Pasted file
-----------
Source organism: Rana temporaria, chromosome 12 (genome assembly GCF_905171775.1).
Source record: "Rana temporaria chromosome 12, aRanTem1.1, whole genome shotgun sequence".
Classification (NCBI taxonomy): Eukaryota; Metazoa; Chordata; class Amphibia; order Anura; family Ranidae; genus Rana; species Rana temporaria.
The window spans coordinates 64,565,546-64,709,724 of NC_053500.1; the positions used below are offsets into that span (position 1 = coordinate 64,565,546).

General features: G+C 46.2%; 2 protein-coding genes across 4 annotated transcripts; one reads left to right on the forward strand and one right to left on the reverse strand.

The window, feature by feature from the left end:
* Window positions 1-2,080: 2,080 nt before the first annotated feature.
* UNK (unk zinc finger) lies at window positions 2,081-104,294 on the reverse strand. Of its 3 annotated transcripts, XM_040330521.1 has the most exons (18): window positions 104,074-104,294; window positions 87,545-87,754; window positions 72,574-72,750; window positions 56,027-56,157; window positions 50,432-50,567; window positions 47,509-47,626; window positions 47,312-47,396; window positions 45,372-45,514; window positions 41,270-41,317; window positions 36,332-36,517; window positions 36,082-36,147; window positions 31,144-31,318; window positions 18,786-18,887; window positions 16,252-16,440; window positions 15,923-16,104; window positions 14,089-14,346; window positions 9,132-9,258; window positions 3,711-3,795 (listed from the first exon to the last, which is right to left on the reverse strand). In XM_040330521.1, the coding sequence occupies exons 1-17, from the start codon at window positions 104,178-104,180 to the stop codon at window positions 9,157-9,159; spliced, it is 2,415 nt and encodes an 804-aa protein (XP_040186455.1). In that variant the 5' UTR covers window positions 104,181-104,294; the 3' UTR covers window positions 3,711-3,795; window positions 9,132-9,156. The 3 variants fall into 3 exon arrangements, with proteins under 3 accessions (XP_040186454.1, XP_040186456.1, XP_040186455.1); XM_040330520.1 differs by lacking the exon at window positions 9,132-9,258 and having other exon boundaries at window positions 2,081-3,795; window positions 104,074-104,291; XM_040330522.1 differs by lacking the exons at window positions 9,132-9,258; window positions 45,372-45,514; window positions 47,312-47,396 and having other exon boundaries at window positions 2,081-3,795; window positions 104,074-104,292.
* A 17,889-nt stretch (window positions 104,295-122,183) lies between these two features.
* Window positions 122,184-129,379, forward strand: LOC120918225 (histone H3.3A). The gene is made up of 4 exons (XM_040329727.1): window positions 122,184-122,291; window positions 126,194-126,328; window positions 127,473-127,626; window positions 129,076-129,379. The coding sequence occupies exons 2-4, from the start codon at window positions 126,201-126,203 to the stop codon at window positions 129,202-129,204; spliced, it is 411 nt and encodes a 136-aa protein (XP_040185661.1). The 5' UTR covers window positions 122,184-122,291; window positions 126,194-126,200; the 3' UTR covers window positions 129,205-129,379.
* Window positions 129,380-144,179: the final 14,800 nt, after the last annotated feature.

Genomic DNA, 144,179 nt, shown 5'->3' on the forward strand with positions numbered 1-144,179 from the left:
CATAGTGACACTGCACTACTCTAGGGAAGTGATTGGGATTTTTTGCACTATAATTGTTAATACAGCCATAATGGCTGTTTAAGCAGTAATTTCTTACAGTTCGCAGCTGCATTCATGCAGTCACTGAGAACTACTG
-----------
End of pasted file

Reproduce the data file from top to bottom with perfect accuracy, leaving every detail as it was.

Source organism: Rana temporaria, chromosome 12 (genome assembly GCF_905171775.1).
Source record: "Rana temporaria chromosome 12, aRanTem1.1, whole genome shotgun sequence".
Classification (NCBI taxonomy): Eukaryota; Metazoa; Chordata; class Amphibia; order Anura; family Ranidae; genus Rana; species Rana temporaria.
The window spans coordinates 64,565,546-64,709,724 of NC_053500.1; the positions used below are offsets into that span (position 1 = coordinate 64,565,546).

General features: G+C 46.2%; 2 protein-coding genes across 4 annotated transcripts; one reads left to right on the forward strand and one right to left on the reverse strand.

The window, feature by feature from the left end:
* Window positions 1-2,080: 2,080 nt before the first annotated feature.
* UNK (unk zinc finger) lies at window positions 2,081-104,294 on the reverse strand. Of its 3 annotated transcripts, XM_040330521.1 has the most exons (18): window positions 104,074-104,294; window positions 87,545-87,754; window positions 72,574-72,750; window positions 56,027-56,157; window positions 50,432-50,567; window positions 47,509-47,626; window positions 47,312-47,396; window positions 45,372-45,514; window positions 41,270-41,317; window positions 36,332-36,517; window positions 36,082-36,147; window positions 31,144-31,318; window positions 18,786-18,887; window positions 16,252-16,440; window positions 15,923-16,104; window positions 14,089-14,346; window positions 9,132-9,258; window positions 3,711-3,795 (listed from the first exon to the last, which is right to left on the reverse strand). In XM_040330521.1, the coding sequence occupies exons 1-17, from the start codon at window positions 104,178-104,180 to the stop codon at window positions 9,157-9,159; spliced, it is 2,415 nt and encodes an 804-aa protein (XP_040186455.1). In that variant the 5' UTR covers window positions 104,181-104,294; the 3' UTR covers window positions 3,711-3,795; window positions 9,132-9,156. The 3 variants fall into 3 exon arrangements, with proteins under 3 accessions (XP_040186454.1, XP_040186456.1, XP_040186455.1); XM_040330520.1 differs by lacking the exon at window positions 9,132-9,258 and having other exon boundaries at window positions 2,081-3,795; window positions 104,074-104,291; XM_040330522.1 differs by lacking the exons at window positions 9,132-9,258; window positions 45,372-45,514; window positions 47,312-47,396 and having other exon boundaries at window positions 2,081-3,795; window positions 104,074-104,292.
* A 17,889-nt stretch (window positions 104,295-122,183) lies between these two features.
* Window positions 122,184-129,379, forward strand: LOC120918225 (histone H3.3A). The gene is made up of 4 exons (XM_040329727.1): window positions 122,184-122,291; window positions 126,194-126,328; window positions 127,473-127,626; window positions 129,076-129,379. The coding sequence occupies exons 2-4, from the start codon at window positions 126,201-126,203 to the stop codon at window positions 129,202-129,204; spliced, it is 411 nt and encodes a 136-aa protein (XP_040185661.1). The 5' UTR covers window positions 122,184-122,291; window positions 126,194-126,200; the 3' UTR covers window positions 129,205-129,379.
* Window positions 129,380-144,179: the final 14,800 nt, after the last annotated feature.

Genomic DNA, 144,179 nt, shown 5'->3' on the forward strand with positions numbered 1-144,179 from the left:
CATAGTGACACTGCACTACTCTAGGGAAGTGATTGGGATTTTTTGCACTATAATTGTTAATACAGCCATAATGGCTGTTTAAGCAGTAATTTCTTACAGTTCGCAGCTGCATTCATGCAGTCACTGAGAACTACTG